Francis Lodwick was born in London in August 1619 and died there on 5 January 1694. He was the son of Waldrave Lodwick, a Protestant refugee from Flanders, who settled in London, established himself as a merchant and married a local girl. Francis never went to university and described himself as a ‘mechanick’, but it is clear that he was a well-educated and well-read man – he possessed, for example, an extensive library. He made a good living as a London-based merchant, and became friendly with Samuel Hartlib. Hartlib was, among other things, a sort of peddler of information, interested in keeping up to date with scientific, religious and political events across the body of mainland Europe. It is therefore scarcely surprising that he and the members of his circle were keenly interested in scientific communication and in the search for a suitable medium for such international exchanges – a ‘universal characteristic’. This would be a language that would replace scholastic Latin, which had been for centuries the language of the educated elite. The universal characteristic, it was hoped, would be not merely universal but perspicuous and logical in its structure, a sort of symbolic reflection of the structure of thought itself. It should possess a complex symbol for a complex concept, decomposable into simple symbols for the simple concepts into which it can be analysed. Lodwick's two works on this subject, A Common Writing (1647) and The Ground-work or Foundation laid (1652), were an important influence on Wilkins's Essay Towards a Real Character (1668). After Wilkins' death, Lodwick collaborated with John Aubrey in an attempt to improve the Essay, but their efforts met with little success. The idea, however, was revived by the young Leibniz, whose search for a universal characteristic was an important stimulus to his philosophical thinking, influencing his views about analysis and the nature of truth. Leibniz went beyond his predecessors, however, in regarding the real characteristic not merely as a means of facilitating communication, but as laying bare the structure of thought itself. In his later years, Lodwick became friendly with Robert Hooke, and became a Fellow of the Royal Society in 1681. His proposal of a phonetic alphabet, in which related symbols would stand for related sounds, appeared in a paper ‘An Essay towards an Universal Alphabet’, published in the Philosophical Transactions in 1686.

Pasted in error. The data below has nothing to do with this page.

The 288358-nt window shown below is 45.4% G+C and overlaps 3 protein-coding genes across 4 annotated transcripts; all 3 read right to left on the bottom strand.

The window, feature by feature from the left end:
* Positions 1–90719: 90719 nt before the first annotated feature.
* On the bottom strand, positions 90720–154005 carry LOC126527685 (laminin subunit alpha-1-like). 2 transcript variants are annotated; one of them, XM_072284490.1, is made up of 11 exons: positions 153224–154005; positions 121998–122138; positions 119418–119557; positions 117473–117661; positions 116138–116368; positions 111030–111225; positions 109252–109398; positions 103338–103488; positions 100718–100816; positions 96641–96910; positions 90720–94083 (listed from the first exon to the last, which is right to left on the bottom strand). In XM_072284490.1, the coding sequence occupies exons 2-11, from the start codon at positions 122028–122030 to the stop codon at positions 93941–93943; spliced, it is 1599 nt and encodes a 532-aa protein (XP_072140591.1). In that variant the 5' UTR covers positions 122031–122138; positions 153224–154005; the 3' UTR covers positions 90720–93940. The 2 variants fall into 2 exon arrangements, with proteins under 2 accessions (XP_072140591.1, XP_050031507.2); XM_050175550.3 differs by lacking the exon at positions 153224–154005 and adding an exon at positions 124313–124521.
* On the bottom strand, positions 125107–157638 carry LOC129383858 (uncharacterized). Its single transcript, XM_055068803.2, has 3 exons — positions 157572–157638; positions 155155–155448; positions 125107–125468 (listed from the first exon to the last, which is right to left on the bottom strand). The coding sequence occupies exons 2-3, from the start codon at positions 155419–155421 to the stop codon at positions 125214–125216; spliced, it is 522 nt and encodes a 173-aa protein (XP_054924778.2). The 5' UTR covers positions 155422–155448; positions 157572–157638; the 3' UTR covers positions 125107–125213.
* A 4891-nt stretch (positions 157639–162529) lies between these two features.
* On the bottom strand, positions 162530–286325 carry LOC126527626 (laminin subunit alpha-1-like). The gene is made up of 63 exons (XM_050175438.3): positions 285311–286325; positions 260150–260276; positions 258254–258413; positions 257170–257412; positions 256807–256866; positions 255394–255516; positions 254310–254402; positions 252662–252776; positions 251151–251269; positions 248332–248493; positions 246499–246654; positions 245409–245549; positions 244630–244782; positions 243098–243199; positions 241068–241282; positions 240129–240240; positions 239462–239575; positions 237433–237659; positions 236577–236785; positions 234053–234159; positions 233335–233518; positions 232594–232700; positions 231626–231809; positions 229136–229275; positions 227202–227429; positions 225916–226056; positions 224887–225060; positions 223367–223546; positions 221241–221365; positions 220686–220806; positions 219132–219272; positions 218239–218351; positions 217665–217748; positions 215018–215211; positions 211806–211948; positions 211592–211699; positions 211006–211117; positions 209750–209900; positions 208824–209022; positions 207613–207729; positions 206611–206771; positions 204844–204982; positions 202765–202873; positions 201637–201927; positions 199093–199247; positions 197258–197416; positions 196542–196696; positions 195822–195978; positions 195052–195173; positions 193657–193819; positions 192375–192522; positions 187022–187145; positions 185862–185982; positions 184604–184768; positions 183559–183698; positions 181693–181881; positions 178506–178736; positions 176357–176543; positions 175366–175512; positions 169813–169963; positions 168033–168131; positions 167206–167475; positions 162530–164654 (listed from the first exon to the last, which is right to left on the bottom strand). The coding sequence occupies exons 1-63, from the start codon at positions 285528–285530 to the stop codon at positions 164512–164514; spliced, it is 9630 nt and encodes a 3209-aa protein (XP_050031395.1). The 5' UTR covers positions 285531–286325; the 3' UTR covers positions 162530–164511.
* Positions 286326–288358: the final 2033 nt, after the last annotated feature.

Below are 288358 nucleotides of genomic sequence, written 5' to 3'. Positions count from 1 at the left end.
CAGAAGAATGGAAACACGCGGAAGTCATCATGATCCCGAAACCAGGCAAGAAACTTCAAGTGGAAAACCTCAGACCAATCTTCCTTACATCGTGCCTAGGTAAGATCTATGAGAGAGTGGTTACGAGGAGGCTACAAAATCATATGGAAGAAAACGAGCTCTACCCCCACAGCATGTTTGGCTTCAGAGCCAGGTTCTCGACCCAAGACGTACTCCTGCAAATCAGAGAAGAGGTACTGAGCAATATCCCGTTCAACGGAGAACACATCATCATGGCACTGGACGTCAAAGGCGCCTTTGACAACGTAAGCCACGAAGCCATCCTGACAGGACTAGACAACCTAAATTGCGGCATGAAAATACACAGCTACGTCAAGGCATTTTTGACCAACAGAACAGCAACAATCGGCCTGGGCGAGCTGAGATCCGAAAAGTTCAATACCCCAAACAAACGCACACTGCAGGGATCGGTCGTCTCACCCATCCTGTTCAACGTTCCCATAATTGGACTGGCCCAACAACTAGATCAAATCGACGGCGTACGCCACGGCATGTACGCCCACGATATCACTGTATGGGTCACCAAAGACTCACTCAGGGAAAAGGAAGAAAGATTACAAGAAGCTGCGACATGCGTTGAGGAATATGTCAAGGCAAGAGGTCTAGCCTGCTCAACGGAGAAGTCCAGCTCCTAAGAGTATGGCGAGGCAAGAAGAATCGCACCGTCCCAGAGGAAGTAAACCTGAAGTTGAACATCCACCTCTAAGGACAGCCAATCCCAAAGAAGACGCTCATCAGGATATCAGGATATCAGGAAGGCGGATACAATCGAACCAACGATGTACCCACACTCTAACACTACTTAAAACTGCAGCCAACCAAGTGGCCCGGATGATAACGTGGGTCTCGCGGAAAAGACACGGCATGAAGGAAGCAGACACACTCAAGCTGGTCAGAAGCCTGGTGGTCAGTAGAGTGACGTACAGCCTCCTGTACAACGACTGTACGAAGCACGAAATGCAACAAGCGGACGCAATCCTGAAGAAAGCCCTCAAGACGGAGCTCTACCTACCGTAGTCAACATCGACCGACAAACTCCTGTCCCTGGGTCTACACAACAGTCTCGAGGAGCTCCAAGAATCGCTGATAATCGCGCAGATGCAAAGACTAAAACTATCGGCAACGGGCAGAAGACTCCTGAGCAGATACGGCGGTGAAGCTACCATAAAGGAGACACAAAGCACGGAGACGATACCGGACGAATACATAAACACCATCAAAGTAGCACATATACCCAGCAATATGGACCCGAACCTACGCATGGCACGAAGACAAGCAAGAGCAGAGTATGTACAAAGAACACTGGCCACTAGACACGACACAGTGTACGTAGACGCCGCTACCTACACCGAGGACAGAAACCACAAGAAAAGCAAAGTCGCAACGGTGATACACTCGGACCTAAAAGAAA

From The Continuum Encyclopedia of British Philosophy in Oxford Reference.